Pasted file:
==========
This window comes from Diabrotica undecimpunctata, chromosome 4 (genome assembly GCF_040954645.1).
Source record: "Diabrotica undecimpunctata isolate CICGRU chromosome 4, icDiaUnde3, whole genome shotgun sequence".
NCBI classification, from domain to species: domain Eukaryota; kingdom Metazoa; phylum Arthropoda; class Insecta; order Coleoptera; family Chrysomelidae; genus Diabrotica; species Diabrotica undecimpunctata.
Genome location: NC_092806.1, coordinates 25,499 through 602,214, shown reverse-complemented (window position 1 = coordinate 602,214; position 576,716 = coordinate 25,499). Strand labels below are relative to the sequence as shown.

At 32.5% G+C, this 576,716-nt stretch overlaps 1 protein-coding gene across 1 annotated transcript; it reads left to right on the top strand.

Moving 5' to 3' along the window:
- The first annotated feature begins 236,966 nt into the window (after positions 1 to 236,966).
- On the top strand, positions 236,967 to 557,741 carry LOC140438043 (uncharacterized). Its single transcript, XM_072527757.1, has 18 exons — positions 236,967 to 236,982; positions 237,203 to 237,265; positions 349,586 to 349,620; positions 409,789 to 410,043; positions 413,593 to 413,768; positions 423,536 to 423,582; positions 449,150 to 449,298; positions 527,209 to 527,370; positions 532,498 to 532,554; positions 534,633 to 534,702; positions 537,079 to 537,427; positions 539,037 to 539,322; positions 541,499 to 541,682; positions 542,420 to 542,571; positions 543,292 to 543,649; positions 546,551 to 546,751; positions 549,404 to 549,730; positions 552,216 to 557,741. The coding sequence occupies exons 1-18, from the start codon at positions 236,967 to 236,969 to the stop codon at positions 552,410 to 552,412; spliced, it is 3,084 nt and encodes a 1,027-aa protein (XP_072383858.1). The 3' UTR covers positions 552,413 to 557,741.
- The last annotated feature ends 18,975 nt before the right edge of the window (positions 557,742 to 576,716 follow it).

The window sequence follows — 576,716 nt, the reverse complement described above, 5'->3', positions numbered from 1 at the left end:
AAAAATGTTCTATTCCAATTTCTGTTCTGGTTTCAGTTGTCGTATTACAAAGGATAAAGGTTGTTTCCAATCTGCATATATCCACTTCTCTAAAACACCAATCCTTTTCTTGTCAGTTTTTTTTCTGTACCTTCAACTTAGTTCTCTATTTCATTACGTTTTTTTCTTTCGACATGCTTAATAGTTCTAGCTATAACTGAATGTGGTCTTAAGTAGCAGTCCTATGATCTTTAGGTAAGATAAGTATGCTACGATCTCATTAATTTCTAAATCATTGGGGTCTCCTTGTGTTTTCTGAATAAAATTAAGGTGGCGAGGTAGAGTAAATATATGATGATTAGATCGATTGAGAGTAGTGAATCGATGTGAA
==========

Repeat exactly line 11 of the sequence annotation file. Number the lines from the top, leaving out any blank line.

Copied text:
AAAAATGTTCTATTCCAATTTCTGTTCTGGTTTCAGTTGTCGTATTACAAAGGATAAAGGTTGTTTCCAATCTGCATATATCCACTTCTCTAAAACACCAATCCTTTTCTTGTCAGTTTTTTTTCTGTACCTTCAACTTAGTTCTCTATTTCATTACGTTTTTTTCTTTCGACATGCTTAATAGTTCTAGCTATAACTGAATGTGGTCTTAAGTAGCAGTCCTATGATCTTTAGGTAAGATAAGTATGCTACGATCTCATTAATTTCTAAATCATTGGGGTCTCCTTGTGTTTTCTGAATAAAATTAAGGTGGCGAGGTAGAGTAAATATATGATGATTAGATCGATTGAGAGTAGTGAATCGATGTGAA